The stage is set and preparations are underway. The Middle East is getting dragged into another major warfare. Now that Iraq, Syria, and Afghanistan are fallen, Iran apparently comes next in the domino.
But unlike Iraq or Syria, Iran has a strong defense mechanism along with its solid connection with some influential local rebel groups like Hezbollah and the Houthis.
A war with Iran will be way more dangerous than the wars in Iraq, Afghanistan and Syria. But the trumpet of war is roaring everywhere from Pentagon to Riyadh.
The United States, Israel and the Kingdom of Saudi Arabia have been campaigning against Iran ever since the Houthi rebels of Yemen launched attacks on the Saudi oil facilities.
The post-attack situation has been unfolding in the same way that led the US to attack Iraq in 2003.
Despite the official Houthi statement, taking responsibilities for drone attacks on the Saudi oil facilities, the Kingdom annulled Houthis' claims and accused Iran instead—escalating the geopolitical tension in the Middle East rapidly.
The Trump administration was quick in responding to the Houthi attacks in the Saudi oil fields. Pentagon announced to send additional US troops and missile defense equipment to Saudi Arabia and the United Arab Emirates.
An administration, so reluctant to save the Yemeni people in the face of misery due to Saudi aggression, came in defense of Saudi Arabia proactively in a way that almost justifies this headline of Onion, a satirical US digital media outlet, that reads- "John Bolton: 'An Attack On Two Saudi Oil Tankers Is An Attack On All Americans'."
So far, more than 70,000 people have been killed and thousands more are at risk of getting killed in the civil war in Yemen, orchestrated by Saudi Arabia to save the ruling regime.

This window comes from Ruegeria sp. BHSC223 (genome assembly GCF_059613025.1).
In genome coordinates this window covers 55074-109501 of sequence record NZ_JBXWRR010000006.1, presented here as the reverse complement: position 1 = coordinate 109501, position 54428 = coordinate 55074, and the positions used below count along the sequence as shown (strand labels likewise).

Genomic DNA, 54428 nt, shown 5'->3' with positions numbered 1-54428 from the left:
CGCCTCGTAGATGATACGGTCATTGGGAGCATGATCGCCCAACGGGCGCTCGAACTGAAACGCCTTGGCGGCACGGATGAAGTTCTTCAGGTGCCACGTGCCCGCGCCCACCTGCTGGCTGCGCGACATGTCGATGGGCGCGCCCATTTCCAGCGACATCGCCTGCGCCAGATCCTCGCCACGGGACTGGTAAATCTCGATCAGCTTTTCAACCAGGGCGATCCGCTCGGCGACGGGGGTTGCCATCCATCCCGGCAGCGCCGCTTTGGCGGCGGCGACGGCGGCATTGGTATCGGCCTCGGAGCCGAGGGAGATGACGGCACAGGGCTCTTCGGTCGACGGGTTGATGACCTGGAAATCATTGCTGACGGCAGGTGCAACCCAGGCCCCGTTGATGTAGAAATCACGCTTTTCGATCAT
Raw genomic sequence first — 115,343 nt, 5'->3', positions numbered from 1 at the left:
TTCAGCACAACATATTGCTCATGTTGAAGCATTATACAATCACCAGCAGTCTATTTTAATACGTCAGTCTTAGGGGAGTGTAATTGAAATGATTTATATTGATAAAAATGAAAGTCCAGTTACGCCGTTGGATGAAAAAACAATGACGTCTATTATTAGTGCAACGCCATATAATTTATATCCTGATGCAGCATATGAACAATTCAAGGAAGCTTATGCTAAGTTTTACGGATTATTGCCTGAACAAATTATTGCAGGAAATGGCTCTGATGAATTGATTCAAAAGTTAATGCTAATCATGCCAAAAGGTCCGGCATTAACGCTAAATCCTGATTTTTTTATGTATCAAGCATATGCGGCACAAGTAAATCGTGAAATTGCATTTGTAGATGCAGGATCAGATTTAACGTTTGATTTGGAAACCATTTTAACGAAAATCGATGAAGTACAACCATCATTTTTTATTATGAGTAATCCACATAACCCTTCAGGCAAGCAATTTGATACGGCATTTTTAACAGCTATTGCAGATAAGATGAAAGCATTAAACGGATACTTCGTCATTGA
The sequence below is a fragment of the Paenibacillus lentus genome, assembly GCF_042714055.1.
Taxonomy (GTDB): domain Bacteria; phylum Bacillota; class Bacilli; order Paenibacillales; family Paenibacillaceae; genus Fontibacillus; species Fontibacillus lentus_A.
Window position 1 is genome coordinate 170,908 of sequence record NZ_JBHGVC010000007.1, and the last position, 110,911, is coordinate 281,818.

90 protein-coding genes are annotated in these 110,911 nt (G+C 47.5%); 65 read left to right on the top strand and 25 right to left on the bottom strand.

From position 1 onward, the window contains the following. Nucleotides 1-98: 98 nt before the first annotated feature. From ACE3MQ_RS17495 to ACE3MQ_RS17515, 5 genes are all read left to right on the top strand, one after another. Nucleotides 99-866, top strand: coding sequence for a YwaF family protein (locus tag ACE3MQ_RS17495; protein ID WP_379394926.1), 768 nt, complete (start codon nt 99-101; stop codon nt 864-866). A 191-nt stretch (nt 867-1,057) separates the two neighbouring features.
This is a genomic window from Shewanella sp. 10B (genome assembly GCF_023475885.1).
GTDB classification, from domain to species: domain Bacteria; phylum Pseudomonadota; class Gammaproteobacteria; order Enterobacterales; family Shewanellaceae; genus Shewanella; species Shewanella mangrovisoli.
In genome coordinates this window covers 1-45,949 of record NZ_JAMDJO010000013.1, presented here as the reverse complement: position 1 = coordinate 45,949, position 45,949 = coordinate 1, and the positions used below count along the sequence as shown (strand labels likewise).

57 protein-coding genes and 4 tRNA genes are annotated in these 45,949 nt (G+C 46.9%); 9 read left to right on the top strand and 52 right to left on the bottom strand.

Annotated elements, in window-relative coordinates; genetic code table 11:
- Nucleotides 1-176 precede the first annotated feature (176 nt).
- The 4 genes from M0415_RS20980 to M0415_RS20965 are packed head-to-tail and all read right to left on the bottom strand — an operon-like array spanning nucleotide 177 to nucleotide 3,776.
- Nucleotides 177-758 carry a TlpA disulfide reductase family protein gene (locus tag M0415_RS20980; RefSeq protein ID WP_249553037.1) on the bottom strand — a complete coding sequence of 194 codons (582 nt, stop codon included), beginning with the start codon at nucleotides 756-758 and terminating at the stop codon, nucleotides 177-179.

But despite "a growing sense (in the Capitol Hill) that the Saudi air campaign is pointless, serving only to turn an already impoverished country into a humanitarian disaster zone," as BBC's Jonathan Marcus writes, Trump Administration continued its support for the Saudis.
Now, instead of stopping a soaring humanitarian disaster in Yemen, the Trump administration is apparently rooting for a new war in the Middle East.
Interestingly enough, Donald Trump once tweeted that attacking Iran would get his predecessor Barack Obama re-elected. Having this kind of mental framework, the US President's motives, just months before the presidential election, are understandable.
In an apparent bid to boost the morale of the White House's campaign against Tehran, the UK prime minister Boris Johnson also announced to take part in the US-led military effort to help Saudi Arabia, after holding Tehran responsible for the attacks on the oil fields.
The latest rhetoric from the US, Israeli, Saudi, and Iranian politicians resonates the way Iraq came under US attack for allegedly having nuclear, chemical, and biological weapons that the US and British officials called an immediate and intolerable threat to world peace.